Sleep Changes May Increase Peripartum Depression, Anxiety
Changes in sleep and biological rhythm during the peripartum period may increase the severity of depressive and anxiety symptoms, according to the results of a recent study.
The researchers examined subjective and objective parameters of sleep, as well as biological rhythm variables. Measurements included the participants’ level of melatonin, light exposure from late pregnancy to postpartum, and 2 weeks of actigraphy at each follow-up, among others. All participants were required to complete 3 follow-up visits: during the third trimester of pregnancy, at 1- to 3-weeks postpartum, and at 6- to 12-weeks postpartum. A total of 73 women from November 2015 to May 2018 completed the study.
The results indicated that there were discrete patterns of longitudinal changes in sleep and biological rhythm variables when compared with late pregnancy, including fewer awakenings and increased mean nighttime activity during postpartum. Higher depressive and anxiety symptoms during the peripartum period were associated with specific longitudinal changes in biological rhythm parameters. Circadian quotient, activity during rest at night, and probability of transitioning from rest to activity at night were the most prominent parameters for this association.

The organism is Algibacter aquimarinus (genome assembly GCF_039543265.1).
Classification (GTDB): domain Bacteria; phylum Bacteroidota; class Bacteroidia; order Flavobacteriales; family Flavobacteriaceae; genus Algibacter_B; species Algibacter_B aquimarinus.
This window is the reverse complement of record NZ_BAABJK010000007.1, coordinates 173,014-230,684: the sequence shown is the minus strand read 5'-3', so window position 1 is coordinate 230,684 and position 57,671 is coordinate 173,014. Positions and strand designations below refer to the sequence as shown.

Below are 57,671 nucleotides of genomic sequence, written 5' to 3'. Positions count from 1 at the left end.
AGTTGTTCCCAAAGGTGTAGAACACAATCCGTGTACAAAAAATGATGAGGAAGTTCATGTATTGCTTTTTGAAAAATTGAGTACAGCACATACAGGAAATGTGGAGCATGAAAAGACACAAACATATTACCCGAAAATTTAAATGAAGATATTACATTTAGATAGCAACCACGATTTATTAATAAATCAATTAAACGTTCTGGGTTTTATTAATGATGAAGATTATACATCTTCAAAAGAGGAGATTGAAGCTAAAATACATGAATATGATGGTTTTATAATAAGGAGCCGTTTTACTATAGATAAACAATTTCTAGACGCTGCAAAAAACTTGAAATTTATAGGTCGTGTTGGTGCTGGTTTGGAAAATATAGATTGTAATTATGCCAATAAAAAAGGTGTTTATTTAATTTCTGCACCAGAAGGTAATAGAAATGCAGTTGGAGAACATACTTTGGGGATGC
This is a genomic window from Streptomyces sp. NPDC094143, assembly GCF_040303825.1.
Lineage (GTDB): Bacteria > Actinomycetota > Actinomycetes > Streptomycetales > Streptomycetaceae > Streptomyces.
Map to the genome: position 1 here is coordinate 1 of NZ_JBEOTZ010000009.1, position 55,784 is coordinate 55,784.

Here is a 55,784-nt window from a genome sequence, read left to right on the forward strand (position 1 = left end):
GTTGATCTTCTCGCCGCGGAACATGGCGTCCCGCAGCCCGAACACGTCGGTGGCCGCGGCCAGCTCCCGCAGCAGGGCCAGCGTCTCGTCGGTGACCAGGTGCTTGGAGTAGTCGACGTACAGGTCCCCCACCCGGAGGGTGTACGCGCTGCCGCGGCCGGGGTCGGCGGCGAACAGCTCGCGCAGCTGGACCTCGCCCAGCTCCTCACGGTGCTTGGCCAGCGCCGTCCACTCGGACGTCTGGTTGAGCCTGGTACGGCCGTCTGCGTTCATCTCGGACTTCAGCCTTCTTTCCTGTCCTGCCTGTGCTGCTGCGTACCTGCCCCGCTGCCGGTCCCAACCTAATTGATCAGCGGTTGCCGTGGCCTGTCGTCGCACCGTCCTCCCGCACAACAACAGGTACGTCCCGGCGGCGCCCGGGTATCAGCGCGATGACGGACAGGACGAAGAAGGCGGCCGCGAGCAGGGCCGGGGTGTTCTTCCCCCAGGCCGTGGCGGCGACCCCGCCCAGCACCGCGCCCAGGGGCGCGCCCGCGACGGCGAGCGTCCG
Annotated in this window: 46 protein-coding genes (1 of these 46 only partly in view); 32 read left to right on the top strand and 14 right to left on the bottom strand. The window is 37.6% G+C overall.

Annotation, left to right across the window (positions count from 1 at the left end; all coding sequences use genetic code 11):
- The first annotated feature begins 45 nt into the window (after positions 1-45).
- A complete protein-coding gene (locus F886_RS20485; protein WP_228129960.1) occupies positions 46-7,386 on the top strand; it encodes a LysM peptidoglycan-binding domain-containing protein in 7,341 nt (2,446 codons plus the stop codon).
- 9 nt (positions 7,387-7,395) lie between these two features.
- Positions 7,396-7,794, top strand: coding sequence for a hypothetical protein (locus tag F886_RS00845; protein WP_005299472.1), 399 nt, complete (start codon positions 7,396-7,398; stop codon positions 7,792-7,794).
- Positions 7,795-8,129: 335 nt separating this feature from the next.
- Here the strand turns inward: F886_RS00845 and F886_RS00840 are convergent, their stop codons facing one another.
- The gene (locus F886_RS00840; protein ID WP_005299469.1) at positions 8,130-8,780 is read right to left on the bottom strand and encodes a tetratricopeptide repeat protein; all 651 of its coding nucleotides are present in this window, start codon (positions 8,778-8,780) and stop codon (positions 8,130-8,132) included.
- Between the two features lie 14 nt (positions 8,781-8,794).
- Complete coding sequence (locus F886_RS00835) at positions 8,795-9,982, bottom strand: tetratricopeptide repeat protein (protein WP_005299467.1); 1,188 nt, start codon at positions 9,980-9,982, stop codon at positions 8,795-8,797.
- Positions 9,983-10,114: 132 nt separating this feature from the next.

“Biological rhythm variables beyond sleep were most closely associated with severity of depressive and anxiety symptoms across the peripartum period,” the researchers concluded. “Findings from this study emphasize the importance of biological rhythms and activity beyond sleep to peripartum mood and anxiety.”
Slyepchenko A, Minuzzi L, Reilly JP, Frey BN. Longitudinal changes in sleep, biological rhythms, and light exposure from late pregnancy to postpartum and their impact on peripartum mood and anxiety. J Clin Psychiatry. Published online January 18, 2022. doi:10.4088/JCP.21m13991